Recently, we’ve had a few clients ask us about ‘above the fold’ when it comes to their site designs and how they market themselves.
First, what is ‘above the fold’?
Above the fold in web design refers to the portion of a web page that is visible without scrolling. It’s the area that a visitor to your site can see when they first arrive at that web page, without needing to scroll down.
The main image above shows my blog page, above the fold. Capisce?
Adversely, the part of the page that is not above the fold, is the part of a web page that can’t be seen without scrolling down.
The Stats: 80% of users spend their time above the fold, and only 20% go below the fold.
This makes sense when you get to a website and the first thing you most often look for is the menu or the search box, so you can quickly (and easily) get to the information or product you want.
This also makes sense for the first time visitor to your site, who is making a decision in 3 seconds or less on whether or not they’re interested in staying or leaving your site. I do it, you do it, we all do it… we go check out a site and we quickly discern whether or not it’s something we might be interested in or not.
Don’t get discouraged if your site falls below the fold.
When people get to the page they’re looking for, they scroll. In fact, people are comfortable scrolling and it’s why popular sites like Facebook, Pinterest, Google and blogs fully embrace scrolling! Note: People scroll when they are on pages they want to be on.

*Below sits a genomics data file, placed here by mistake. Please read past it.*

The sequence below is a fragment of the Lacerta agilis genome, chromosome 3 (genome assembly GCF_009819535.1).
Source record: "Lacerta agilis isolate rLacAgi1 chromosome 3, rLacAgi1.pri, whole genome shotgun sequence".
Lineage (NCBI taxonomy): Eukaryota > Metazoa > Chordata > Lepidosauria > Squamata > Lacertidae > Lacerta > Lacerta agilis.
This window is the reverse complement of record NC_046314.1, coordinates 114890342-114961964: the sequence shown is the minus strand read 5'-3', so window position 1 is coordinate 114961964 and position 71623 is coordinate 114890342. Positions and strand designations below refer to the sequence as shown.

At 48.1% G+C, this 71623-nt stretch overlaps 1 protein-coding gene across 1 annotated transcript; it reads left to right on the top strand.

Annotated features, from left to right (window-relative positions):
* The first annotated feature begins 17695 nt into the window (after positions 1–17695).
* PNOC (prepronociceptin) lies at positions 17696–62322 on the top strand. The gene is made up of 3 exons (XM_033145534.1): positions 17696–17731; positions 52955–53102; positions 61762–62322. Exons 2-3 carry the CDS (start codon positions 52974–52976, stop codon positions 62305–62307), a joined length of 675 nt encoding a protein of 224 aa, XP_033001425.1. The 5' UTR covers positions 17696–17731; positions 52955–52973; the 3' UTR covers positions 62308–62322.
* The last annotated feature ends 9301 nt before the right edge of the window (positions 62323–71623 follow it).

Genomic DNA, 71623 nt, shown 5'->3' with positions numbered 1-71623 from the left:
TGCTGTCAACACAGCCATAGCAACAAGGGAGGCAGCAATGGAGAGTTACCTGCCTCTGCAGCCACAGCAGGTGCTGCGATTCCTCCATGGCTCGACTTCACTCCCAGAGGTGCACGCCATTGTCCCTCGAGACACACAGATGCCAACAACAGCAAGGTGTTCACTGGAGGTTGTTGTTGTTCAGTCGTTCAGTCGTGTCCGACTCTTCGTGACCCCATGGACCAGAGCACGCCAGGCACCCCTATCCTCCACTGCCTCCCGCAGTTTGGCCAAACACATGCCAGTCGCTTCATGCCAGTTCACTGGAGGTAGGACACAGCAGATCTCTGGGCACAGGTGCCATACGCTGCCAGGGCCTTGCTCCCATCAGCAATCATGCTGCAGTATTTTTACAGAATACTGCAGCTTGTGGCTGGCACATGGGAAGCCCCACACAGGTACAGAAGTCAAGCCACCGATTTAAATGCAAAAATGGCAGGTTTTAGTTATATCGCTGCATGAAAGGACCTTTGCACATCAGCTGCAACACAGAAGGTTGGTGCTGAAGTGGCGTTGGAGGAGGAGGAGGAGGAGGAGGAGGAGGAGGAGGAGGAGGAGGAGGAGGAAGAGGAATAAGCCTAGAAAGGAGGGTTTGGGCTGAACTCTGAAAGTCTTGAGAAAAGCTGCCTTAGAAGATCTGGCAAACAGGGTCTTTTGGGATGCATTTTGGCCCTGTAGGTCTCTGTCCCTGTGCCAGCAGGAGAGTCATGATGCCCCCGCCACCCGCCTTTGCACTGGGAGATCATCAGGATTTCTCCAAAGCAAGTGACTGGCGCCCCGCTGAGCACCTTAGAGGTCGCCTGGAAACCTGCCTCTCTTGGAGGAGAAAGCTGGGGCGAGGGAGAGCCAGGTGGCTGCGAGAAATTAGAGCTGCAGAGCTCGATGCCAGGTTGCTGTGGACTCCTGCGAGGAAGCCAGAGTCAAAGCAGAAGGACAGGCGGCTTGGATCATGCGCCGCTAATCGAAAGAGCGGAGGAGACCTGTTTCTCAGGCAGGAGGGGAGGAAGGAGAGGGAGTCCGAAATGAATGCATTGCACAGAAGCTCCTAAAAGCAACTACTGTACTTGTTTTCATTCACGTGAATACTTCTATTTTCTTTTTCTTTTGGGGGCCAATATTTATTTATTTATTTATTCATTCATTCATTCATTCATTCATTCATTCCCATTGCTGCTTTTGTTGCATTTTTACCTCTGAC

The importance of ‘above the fold’.
First off, this is the area you need to be able to show the viewer what you are about. If you make kids clothing and accessories, is this clear? If you design or sell stationery, is this clear? If you decorate home interiors, is this clear? You’d be surprised how many times you can go to a site and don’t know what they do or what they are selling.
Secondly, you want people who are viewing your site to see your most important thing (new products you want to promote, an event, a sale, an award, most recent post, best work) before they click away.
Make sure navigation and search (if you have this), are above the fold. See my main image above – this wasn’t by accident that these items are above the fold.
Here are a few sites and lovely businesses that are great examples of marketing their ‘goods’ + design above the fold:
-Most important information should remain near the top.
-Clarity (and non-clutter) is the key.
-This is an important area for potential sponsors and/or advertisers to your page.
-People need to know what page they are on, but once they know this, they will scroll to find what they are looking for.
‘Above the fold’ is important in web design and marketing, but more important than the fold is good web design and a marketer who understands what’s important to your viewers and how people view sites…so your business succeeds.
Does your blog or website need a marketer to critique it? We can help!